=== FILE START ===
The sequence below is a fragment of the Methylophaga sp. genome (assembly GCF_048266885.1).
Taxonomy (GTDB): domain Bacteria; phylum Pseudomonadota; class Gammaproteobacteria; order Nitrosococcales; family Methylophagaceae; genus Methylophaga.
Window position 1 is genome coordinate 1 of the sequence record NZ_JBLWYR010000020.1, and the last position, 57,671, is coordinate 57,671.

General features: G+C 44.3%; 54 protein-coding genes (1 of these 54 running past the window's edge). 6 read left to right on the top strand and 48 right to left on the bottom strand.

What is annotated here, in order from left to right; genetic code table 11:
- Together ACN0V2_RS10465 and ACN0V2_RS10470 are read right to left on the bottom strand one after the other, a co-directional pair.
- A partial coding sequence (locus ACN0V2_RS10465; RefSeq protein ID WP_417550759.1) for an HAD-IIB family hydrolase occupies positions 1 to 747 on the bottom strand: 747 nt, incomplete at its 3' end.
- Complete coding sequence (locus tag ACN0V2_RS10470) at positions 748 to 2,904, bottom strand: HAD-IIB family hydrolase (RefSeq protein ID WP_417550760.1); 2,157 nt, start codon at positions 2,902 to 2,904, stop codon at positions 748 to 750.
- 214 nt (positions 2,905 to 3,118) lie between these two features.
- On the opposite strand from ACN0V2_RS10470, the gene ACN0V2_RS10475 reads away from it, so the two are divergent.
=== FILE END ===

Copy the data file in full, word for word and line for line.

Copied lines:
The sequence below is a fragment of the Methylophaga sp. genome (assembly GCF_048266885.1).
Taxonomy (GTDB): domain Bacteria; phylum Pseudomonadota; class Gammaproteobacteria; order Nitrosococcales; family Methylophagaceae; genus Methylophaga.
Window position 1 is genome coordinate 1 of the sequence record NZ_JBLWYR010000020.1, and the last position, 57,671, is coordinate 57,671.

General features: G+C 44.3%; 54 protein-coding genes (1 of these 54 running past the window's edge). 6 read left to right on the top strand and 48 right to left on the bottom strand.

What is annotated here, in order from left to right; genetic code table 11:
- Together ACN0V2_RS10465 and ACN0V2_RS10470 are read right to left on the bottom strand one after the other, a co-directional pair.
- A partial coding sequence (locus ACN0V2_RS10465; RefSeq protein ID WP_417550759.1) for an HAD-IIB family hydrolase occupies positions 1 to 747 on the bottom strand: 747 nt, incomplete at its 3' end.
- Complete coding sequence (locus tag ACN0V2_RS10470) at positions 748 to 2,904, bottom strand: HAD-IIB family hydrolase (RefSeq protein ID WP_417550760.1); 2,157 nt, start codon at positions 2,902 to 2,904, stop codon at positions 748 to 750.
- 214 nt (positions 2,905 to 3,118) lie between these two features.
- On the opposite strand from ACN0V2_RS10470, the gene ACN0V2_RS10475 reads away from it, so the two are divergent.